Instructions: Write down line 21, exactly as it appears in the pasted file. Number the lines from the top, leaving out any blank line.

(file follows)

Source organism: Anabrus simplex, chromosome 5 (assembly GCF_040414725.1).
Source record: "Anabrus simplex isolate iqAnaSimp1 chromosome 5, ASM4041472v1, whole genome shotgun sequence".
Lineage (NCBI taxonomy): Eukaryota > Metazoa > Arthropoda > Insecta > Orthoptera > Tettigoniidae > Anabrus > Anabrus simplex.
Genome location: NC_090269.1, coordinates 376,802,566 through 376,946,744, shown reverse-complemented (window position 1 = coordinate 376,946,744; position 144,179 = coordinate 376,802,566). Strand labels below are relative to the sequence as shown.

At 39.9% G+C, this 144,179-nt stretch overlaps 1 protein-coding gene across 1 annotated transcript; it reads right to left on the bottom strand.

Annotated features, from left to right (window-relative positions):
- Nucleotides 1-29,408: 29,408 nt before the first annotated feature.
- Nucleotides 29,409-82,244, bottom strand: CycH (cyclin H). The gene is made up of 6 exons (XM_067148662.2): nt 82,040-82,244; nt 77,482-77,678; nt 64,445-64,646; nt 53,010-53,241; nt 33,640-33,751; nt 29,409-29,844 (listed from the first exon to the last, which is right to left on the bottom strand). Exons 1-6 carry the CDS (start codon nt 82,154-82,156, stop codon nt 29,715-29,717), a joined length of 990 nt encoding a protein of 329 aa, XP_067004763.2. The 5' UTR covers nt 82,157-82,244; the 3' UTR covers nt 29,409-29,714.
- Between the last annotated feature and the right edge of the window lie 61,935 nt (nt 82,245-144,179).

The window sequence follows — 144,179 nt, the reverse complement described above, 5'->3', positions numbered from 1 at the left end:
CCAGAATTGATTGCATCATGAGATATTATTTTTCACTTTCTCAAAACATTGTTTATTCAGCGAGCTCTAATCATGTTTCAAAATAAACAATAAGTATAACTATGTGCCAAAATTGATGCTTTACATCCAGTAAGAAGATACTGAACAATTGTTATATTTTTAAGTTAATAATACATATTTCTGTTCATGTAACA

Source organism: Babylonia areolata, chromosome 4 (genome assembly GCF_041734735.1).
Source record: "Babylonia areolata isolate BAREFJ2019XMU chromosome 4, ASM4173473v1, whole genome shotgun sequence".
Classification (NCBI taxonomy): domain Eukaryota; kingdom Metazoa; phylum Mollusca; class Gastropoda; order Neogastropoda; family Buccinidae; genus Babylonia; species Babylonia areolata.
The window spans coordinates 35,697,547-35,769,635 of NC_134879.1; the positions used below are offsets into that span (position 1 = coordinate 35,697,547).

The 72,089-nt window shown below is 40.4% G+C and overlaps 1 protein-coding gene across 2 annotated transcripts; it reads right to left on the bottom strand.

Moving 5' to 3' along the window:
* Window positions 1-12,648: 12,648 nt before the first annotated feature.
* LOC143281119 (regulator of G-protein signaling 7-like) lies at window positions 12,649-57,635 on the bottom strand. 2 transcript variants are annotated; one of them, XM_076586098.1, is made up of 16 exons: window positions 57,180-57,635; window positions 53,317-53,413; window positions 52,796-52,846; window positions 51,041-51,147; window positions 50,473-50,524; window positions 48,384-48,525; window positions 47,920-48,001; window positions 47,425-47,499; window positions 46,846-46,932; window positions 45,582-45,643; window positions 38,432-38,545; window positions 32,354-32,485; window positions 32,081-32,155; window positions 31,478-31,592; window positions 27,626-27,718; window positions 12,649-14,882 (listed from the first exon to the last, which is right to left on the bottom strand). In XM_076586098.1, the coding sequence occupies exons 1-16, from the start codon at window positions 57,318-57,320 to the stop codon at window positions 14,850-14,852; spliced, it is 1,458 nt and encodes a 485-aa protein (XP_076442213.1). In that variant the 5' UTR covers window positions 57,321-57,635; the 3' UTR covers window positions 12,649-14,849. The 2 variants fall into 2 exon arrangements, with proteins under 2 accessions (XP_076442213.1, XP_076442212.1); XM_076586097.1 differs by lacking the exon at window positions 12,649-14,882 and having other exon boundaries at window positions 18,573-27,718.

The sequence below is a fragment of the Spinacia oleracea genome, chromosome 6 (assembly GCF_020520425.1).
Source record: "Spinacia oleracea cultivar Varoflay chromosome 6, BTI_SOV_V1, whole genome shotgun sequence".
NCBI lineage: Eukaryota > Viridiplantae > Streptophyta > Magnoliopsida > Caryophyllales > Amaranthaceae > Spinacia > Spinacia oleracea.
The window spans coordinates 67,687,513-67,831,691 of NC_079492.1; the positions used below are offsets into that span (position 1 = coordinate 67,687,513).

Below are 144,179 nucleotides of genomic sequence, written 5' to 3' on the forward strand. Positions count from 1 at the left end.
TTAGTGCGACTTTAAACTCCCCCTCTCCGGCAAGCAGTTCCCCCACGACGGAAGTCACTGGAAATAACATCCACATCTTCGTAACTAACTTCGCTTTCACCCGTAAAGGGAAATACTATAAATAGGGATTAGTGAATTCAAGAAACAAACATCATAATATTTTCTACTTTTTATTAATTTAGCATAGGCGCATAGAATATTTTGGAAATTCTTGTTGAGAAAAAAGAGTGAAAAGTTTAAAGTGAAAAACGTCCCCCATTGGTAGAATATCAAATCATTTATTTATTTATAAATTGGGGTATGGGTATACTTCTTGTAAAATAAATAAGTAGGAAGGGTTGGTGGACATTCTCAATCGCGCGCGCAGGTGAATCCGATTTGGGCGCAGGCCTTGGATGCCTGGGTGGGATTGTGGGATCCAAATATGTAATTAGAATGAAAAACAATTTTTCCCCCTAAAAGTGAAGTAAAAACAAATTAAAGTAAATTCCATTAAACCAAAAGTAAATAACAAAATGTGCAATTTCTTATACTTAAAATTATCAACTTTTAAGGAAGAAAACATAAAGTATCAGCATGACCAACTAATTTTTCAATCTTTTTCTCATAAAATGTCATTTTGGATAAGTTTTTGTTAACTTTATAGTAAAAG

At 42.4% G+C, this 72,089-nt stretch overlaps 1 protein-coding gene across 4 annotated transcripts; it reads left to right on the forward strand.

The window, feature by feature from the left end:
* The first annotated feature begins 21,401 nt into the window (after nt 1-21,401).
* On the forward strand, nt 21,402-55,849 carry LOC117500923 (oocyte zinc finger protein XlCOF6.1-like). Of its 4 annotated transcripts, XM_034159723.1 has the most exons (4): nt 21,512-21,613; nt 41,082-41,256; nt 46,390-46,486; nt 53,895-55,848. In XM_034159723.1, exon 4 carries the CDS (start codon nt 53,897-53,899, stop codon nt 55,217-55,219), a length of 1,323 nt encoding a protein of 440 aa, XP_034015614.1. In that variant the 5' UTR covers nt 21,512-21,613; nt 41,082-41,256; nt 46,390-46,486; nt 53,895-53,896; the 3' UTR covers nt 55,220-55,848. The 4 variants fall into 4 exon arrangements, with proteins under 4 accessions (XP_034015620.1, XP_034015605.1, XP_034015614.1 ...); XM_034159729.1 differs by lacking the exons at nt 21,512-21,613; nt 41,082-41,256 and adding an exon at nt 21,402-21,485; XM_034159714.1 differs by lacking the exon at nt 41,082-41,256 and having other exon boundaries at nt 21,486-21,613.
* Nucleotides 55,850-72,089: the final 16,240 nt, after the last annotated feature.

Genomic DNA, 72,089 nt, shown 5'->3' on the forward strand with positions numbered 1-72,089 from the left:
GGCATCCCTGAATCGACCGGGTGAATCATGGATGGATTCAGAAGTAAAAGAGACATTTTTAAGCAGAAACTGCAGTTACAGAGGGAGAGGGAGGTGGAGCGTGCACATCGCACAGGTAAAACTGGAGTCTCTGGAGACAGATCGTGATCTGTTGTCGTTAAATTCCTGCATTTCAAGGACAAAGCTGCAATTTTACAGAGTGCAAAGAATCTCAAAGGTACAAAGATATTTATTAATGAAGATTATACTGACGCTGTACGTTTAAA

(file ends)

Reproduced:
Source record: "Spinacia oleracea cultivar Varoflay chromosome 6, BTI_SOV_V1, whole genome shotgun sequence".